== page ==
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Transcript
Activity 3.1.2 Flip-Flop Applications
Purpose
In this activity you will simulate and build two introductory applications of flip-flops.
The first circuit is an event detector circuit using a D flip-flop. This design will sound
an alarm if a beam of light is disrupted on its photosensitive detector input.
The second design is a 4-bit shift regisiter design with J/K flip-flops. This shift
register will be used to detect a specific input sequence.
Equipment
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Paper and pencil
Circuit Design Software (CDS)
Digital Logic Board (DLB)
Integrated circuits (74LS74, 74LS76, 74LS04, 74LS08)
fischertechnik® components (12 volt incandescent bulb; phototransistor)
Discrete components (5.6 k, 10 k)
Procedure
1. The circuit shown below is a photosensitive event detector. This circuit sounds
an alarm if the beam of light between the 12-volt incandescent bulb and
phototransistor is disrupted. This circuit would be used as part of a larger burglar
alarm system. As the name implies, a phototransistor is a transistor that is
sensitive to light. In the event detection circuit, the phototransistor acts as a
switch. As long as the phototransistor is in the proximity of the incandescent bulb,
the transistor will be on. This, in turn, will hold the CLK input of the flip-flop at a
logic zero. If the beam of light is disrupted, the phototransistor will be off. When
the transistor is off, the CLK input of the flip-flop will be pulled high through the
5.6 k resistor. This zero-to-one transition will toggle the Q output to a one,
which will turn the buzzer on. The buzzer will remain on until the reset button is
pressed.
Project Lead The Way, Inc.
Copyright 2009
DE – Unit 3 – Lesson 3.1 – Activity 3.1.2 Flip-Flop Applications – Page 1
Shown below is a simplified version of the photosensitive event detector circuit.
In this simplified version, the phototransistor and incandescent bulb have been
replaced with a simple pushbutton switch. This substitution was made because
the CDS does not have the capability to simulate breaking the light beam.
a. Using the CDS, enter the simplified version of the event detector circuit. Be
sure to set the frequency and voltage of the buzzer (SONALERT) to 2 kHz
and 4.5 volts respectively.
Project Lead The Way, Inc.
Copyright 2009
DE – Unit 3 – Lesson 3.1 – Activity 3.1.2 Flip-Flop Applications – Page 2
b. Start the simulation and verify that the circuit is working as expected.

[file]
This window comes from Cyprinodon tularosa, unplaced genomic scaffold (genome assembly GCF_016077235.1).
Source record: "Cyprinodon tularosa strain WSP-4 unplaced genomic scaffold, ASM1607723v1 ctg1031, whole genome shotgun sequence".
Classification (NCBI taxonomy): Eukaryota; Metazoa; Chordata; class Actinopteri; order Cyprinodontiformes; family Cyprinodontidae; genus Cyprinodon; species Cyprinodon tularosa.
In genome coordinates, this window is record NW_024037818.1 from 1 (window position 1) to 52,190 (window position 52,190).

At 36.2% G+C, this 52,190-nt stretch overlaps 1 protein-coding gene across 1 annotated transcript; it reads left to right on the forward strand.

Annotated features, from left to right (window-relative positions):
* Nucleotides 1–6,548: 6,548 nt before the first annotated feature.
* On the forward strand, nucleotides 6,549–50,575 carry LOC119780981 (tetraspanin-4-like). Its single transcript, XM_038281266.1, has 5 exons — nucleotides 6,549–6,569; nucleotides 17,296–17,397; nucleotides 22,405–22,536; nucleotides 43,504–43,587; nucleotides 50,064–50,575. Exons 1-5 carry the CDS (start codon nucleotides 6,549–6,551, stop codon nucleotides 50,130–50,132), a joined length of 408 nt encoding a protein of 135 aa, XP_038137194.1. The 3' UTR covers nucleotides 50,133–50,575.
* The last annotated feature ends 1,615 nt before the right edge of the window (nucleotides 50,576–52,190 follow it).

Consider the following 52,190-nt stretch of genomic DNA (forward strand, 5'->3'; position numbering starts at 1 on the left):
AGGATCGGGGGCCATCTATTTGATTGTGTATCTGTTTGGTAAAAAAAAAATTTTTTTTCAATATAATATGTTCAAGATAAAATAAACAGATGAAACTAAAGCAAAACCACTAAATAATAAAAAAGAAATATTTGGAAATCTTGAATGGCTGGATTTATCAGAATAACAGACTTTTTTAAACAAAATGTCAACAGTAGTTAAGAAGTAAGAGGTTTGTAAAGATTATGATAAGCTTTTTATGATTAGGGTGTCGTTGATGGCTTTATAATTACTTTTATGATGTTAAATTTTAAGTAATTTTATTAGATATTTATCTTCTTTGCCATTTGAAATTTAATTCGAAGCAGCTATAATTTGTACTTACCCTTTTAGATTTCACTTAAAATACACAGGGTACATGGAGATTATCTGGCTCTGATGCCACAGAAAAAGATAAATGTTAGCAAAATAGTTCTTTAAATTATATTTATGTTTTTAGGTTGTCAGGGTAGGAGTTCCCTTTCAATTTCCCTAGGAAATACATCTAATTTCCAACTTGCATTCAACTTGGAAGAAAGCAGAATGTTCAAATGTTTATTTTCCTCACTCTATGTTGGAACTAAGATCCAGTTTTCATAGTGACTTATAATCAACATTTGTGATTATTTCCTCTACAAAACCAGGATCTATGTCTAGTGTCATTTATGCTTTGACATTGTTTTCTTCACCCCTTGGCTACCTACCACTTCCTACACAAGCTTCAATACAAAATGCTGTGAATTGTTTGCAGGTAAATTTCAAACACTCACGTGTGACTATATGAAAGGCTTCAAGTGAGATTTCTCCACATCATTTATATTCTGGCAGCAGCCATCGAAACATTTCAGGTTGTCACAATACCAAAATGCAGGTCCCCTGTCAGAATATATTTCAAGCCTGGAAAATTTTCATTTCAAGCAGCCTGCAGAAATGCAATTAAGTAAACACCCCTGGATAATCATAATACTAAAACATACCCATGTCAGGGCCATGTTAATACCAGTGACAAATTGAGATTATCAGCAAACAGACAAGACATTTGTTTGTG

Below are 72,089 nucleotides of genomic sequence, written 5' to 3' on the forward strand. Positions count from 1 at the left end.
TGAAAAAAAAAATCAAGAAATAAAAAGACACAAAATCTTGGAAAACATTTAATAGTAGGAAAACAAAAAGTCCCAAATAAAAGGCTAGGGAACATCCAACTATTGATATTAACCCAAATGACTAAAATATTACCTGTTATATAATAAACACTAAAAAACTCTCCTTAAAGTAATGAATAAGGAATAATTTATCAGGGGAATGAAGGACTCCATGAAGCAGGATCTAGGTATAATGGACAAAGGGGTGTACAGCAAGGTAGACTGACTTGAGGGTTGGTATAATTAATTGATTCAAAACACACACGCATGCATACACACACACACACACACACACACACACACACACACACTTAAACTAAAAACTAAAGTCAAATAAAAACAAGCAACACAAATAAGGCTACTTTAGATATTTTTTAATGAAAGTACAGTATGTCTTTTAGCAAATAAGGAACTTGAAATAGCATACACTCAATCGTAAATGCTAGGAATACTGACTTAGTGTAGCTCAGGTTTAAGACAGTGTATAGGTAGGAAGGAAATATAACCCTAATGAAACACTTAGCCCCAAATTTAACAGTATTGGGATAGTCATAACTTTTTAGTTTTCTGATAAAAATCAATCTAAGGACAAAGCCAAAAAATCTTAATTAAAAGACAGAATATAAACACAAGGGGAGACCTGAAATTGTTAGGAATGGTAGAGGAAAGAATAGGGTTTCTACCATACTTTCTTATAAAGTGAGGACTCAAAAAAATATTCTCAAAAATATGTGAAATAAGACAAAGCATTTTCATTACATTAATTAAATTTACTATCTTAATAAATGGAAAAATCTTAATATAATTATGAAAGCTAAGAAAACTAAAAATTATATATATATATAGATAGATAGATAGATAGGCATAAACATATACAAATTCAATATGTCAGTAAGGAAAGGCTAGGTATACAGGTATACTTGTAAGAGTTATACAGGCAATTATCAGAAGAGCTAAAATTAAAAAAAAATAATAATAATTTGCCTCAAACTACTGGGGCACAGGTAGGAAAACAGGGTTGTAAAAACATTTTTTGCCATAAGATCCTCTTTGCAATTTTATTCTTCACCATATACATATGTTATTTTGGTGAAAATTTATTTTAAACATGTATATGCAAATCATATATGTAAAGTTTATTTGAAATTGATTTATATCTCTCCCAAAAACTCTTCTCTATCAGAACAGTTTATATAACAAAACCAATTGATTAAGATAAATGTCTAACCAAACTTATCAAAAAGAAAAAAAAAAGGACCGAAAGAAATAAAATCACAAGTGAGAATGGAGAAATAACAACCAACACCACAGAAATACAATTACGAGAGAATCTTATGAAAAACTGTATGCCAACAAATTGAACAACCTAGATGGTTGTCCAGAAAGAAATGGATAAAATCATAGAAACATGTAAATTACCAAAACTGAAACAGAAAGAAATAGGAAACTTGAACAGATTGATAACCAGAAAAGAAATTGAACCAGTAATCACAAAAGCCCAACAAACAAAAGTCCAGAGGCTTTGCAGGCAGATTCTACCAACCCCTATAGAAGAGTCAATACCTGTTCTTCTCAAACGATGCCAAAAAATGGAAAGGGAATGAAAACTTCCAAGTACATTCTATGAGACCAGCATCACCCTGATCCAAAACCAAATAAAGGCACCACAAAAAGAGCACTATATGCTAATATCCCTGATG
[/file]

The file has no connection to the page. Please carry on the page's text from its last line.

Pressing the first push-button switch (Key=Space) will sound the alarm;
pressing the second push-button switch (Key=A) will disable it. If the circuit is
not working as expected, review your circuit and make any necessary
corrections.
c. Using the DLB, build and test the photosensitive event detector circuit (the
real circuit, not the simplified version). Because this circuit uses two supply
voltages (5-volts and 12-volts), take caution when constructing this circuit.
Connecting the 12-volts to the logic gate WILL destroy it. Verify that the circuit
is working as expected; if not, review your circuit and make any necessary
corrections.
2. The circuit shown below is a 4-bit shift register that is used to detect the input
sequence 1,1,0,1. When this input sequence is detected, the output Z will be on.
At all other times, the output Z will be off.
a. Using the CDS, enter the 4-bit shift register circuit.
b. Start the simulation and verify that the circuit is working as expected by trying
various input sequences and confirming that the sequence 1,1,0,1 is
detected, and the others are not. If the circuit is not working as expected,
review your circuit and make any necessary corrections.
c. Make the necessary modification to the circuit so that it will detect the input
sequence 0,1,1,0. Simulate this new circuit and verify that it is working as
designed. If not, make any necessary corrections.
Project Lead The Way, Inc.
Copyright 2009
DE – Unit 3 – Lesson 3.1 – Activity 3.1.2 Flip-Flop Applications – Page 3
Conclusion
1. In this activity you studied two of the many applications of the flip-flop. List three
other applications of the flip-flop.
2. Modify the shift register designed to detect 1,1,0,1 to use only 74LS76 J/K flipflops. In terms of the number of gates used, what is the advantage of using the
J/K flip-flop over the D flip-flop?
Project Lead The Way, Inc.
Copyright 2009
DE – Unit 3 – Lesson 3.1 – Activity 3.1.2 Flip-Flop Applications – Page 4